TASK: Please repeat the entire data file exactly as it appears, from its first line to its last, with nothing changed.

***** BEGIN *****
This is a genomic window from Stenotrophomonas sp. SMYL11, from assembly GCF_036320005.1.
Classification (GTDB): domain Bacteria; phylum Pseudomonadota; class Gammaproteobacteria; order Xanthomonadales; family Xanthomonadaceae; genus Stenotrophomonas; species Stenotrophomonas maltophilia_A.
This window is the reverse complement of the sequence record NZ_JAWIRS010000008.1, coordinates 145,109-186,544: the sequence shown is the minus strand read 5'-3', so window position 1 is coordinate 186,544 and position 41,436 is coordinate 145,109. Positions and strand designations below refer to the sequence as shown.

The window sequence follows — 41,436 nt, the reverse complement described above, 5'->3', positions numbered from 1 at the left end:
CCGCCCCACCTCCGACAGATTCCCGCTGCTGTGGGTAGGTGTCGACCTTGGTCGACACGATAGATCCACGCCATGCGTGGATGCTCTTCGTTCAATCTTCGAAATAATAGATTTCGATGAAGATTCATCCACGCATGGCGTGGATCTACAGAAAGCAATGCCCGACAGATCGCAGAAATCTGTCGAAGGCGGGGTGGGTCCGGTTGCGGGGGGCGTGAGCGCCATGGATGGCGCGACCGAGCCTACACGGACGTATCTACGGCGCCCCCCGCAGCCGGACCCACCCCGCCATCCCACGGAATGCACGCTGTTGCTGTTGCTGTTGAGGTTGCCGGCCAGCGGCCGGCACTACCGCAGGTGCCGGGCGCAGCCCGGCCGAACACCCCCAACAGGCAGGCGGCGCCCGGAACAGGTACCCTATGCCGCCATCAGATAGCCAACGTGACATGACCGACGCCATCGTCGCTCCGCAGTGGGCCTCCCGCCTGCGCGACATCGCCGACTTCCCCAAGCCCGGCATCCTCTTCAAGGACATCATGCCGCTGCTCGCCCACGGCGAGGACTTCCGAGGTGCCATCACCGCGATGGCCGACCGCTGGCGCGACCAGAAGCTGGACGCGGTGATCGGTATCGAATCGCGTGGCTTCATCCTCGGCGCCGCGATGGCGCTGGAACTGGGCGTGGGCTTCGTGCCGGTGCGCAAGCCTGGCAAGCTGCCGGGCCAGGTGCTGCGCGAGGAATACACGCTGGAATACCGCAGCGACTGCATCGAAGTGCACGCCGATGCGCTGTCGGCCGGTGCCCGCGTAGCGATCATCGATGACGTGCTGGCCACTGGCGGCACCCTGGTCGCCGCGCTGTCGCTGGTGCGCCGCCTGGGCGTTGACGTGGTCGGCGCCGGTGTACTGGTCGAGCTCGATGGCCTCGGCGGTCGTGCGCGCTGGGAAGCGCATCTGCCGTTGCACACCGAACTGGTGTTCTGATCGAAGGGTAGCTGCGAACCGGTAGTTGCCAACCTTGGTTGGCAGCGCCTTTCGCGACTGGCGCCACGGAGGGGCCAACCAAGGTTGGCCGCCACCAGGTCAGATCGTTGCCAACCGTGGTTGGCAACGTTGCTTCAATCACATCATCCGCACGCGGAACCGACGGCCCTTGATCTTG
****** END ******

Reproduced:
This is a genomic window from Stenotrophomonas sp. SMYL11, from assembly GCF_036320005.1.
Classification (GTDB): domain Bacteria; phylum Pseudomonadota; class Gammaproteobacteria; order Xanthomonadales; family Xanthomonadaceae; genus Stenotrophomonas; species Stenotrophomonas maltophilia_A.
This window is the reverse complement of the sequence record NZ_JAWIRS010000008.1, coordinates 145,109-186,544: the sequence shown is the minus strand read 5'-3', so window position 1 is coordinate 186,544 and position 41,436 is coordinate 145,109. Positions and strand designations below refer to the sequence as shown.

The window sequence follows — 41,436 nt, the reverse complement described above, 5'->3', positions numbered from 1 at the left end:
CCGCCCCACCTCCGACAGATTCCCGCTGCTGTGGGTAGGTGTCGACCTTGGTCGACACGATAGATCCACGCCATGCGTGGATGCTCTTCGTTCAATCTTCGAAATAATAGATTTCGATGAAGATTCATCCACGCATGGCGTGGATCTACAGAAAGCAATGCCCGACAGATCGCAGAAATCTGTCGAAGGCGGGGTGGGTCCGGTTGCGGGGGGCGTGAGCGCCATGGATGGCGCGACCGAGCCTACACGGACGTATCTACGGCGCCCCCCGCAGCCGGACCCACCCCGCCATCCCACGGAATGCACGCTGTTGCTGTTGCTGTTGAGGTTGCCGGCCAGCGGCCGGCACTACCGCAGGTGCCGGGCGCAGCCCGGCCGAACACCCCCAACAGGCAGGCGGCGCCCGGAACAGGTACCCTATGCCGCCATCAGATAGCCAACGTGACATGACCGACGCCATCGTCGCTCCGCAGTGGGCCTCCCGCCTGCGCGACATCGCCGACTTCCCCAAGCCCGGCATCCTCTTCAAGGACATCATGCCGCTGCTCGCCCACGGCGAGGACTTCCGAGGTGCCATCACCGCGATGGCCGACCGCTGGCGCGACCAGAAGCTGGACGCGGTGATCGGTATCGAATCGCGTGGCTTCATCCTCGGCGCCGCGATGGCGCTGGAACTGGGCGTGGGCTTCGTGCCGGTGCGCAAGCCTGGCAAGCTGCCGGGCCAGGTGCTGCGCGAGGAATACACGCTGGAATACCGCAGCGACTGCATCGAAGTGCACGCCGATGCGCTGTCGGCCGGTGCCCGCGTAGCGATCATCGATGACGTGCTGGCCACTGGCGGCACCCTGGTCGCCGCGCTGTCGCTGGTGCGCCGCCTGGGCGTTGACGTGGTCGGCGCCGGTGTACTGGTCGAGCTCGATGGCCTCGGCGGTCGTGCGCGCTGGGAAGCGCATCTGCCGTTGCACACCGAACTGGTGTTCTGATCGAAGGGTAGCTGCGAACCGGTAGTTGCCAACCTTGGTTGGCAGCGCCTTTCGCGACTGGCGCCACGGAGGGGCCAACCAAGGTTGGCCGCCACCAGGTCAGATCGTTGCCAACCGTGGTTGGCAACGTTGCTTCAATCACATCATCCGCACGCGGAACCGACGGCCCTTGATCTTG